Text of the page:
Do you ever get the feeling that no matter what you say, some employees just aren’t listening?
Or, perhaps you and an employee agree on a certain plan of action, and then they do something completely unexpected? Communication breakdowns occur for a variety of reasons, but some of the most common are also the easiest to fix.
1. Speak the same language
Some people relate well to anecdotes and emotional appeal (higher column three on the Omnia Profile). Recite bare facts without offering something they can relate to, and you’ll probably lose them. Don’t say: “Sales are down by 20 percent this quarter,” instead say “Sales aren’t where they should be this quarter, let’s set a lofty goal and hold a contest to see who can get there first.”
More pragmatic employees (higher column four on the Omnia Profile) will likely relate better to a no-nonsense, straightforward style. Instead of saying: “Customers won’t be happy with a product that hasn’t been quality tested,” say “Consumers buy 50% more if a product is rigorously quality tested.”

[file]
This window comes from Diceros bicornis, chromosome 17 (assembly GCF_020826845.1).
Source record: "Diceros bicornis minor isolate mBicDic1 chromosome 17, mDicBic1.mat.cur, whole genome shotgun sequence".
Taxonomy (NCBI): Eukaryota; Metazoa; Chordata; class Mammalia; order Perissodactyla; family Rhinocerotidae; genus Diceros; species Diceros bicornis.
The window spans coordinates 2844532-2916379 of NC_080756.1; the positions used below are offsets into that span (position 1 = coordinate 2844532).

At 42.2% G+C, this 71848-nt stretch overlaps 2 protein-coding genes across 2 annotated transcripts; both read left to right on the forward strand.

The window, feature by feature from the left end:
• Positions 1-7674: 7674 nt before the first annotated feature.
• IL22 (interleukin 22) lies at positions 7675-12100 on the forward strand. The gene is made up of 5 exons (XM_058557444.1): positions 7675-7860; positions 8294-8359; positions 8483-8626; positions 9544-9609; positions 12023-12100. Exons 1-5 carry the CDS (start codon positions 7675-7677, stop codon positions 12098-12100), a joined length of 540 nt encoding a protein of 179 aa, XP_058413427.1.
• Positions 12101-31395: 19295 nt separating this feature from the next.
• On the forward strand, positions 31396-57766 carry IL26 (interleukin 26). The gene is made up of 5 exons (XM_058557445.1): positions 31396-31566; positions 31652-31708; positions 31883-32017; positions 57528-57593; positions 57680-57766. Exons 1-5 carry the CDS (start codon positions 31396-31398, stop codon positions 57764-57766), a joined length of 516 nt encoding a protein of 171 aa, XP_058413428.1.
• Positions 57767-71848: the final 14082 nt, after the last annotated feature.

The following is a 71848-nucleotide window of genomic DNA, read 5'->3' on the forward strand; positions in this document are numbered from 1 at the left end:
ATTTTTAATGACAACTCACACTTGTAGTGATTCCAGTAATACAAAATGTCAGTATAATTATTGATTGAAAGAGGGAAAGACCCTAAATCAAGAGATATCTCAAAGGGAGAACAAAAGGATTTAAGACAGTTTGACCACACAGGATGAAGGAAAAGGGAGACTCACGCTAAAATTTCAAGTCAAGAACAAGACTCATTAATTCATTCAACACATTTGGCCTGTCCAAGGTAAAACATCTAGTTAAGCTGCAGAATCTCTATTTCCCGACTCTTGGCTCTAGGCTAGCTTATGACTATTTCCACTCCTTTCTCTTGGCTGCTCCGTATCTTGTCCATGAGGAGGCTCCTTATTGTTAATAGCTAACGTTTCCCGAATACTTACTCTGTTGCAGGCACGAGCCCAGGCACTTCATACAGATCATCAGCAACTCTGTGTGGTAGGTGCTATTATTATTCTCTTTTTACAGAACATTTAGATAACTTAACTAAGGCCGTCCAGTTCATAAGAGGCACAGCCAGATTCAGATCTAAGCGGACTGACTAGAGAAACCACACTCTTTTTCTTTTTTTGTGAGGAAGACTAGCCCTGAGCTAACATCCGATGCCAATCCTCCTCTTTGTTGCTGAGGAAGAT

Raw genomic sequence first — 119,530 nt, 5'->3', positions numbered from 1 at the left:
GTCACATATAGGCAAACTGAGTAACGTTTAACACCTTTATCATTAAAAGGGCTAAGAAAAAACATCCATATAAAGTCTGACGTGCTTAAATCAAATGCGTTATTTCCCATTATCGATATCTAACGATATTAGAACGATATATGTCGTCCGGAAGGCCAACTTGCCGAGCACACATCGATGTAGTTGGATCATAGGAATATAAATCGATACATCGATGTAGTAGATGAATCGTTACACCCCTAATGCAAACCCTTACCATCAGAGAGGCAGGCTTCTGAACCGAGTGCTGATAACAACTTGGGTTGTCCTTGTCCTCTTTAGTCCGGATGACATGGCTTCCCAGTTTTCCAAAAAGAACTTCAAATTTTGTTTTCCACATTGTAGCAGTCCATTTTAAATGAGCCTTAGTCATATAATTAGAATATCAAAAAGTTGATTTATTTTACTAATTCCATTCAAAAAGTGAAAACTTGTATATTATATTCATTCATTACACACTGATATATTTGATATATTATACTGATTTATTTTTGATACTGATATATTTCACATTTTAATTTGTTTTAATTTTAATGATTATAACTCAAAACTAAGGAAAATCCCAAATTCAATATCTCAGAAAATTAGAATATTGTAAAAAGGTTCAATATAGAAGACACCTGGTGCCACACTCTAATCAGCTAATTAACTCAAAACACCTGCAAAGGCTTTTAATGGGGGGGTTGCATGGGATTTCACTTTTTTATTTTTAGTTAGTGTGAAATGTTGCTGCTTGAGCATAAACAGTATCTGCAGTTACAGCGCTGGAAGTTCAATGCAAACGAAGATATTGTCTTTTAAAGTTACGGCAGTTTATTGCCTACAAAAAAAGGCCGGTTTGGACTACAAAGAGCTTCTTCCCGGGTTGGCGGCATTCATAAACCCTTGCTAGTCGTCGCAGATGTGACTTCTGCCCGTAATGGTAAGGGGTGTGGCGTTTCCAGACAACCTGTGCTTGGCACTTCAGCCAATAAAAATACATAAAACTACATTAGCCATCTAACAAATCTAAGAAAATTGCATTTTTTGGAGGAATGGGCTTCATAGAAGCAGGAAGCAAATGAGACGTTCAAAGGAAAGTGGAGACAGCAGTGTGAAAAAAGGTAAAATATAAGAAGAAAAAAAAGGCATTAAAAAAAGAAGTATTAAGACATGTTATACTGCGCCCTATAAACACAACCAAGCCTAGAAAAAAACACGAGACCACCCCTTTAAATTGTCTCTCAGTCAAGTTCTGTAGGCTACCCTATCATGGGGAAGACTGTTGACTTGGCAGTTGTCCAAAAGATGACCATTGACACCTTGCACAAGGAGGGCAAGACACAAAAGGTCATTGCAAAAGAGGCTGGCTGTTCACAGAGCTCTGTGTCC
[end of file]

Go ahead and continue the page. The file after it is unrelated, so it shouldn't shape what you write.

2. Repeat Yourself:
Or, better yet, have the employee do it for you. When you’ve explained something, especially something complicated or brand-new, have the employee repeat what you’ve just said in his or her own words. If they say something in a way you don’t understand, clarify that item for them and repeat the process.
3. Know Your Employees:
Are you working with a leader or a follower? Does the employee you’re communicating with tend to be stubborn when pushed? With someone who is content to follow your lead, it should be easy to outline guidelines, but you’ll need to remember to be on hand to clarify any problems that arise one the project has begun. More independent employees, on the other hand, will likely prefer some general goals and guidelines and some freedom to do things their own way.
4. Control the Flow of Information:
Employees generally have small pieces of information that relate to their own specific job duties. It’s common for employees to gather around the water cooler, put all the pieces of information together and assume they have a full picture, when in reality what they have is a very distorted image. Keep confidential information absolutely confidential and let employees who must know such information that it is vital to keep it to themselves. Be open about other information and disseminate it often, perhaps at a weekly staff meeting or through an internal e-mail or newsletter that’s published weekly or monthly.
5. Remember Respect:
Whether you’re managing minimum-wage-earning teenagers or high-power executives, no one likes to be talked down to. If correction is required or if suggestions need to be made, do so tactfully and honestly. If the employee you’re dealing with tends to be defensive, give him or her a chance to explain his or her actions.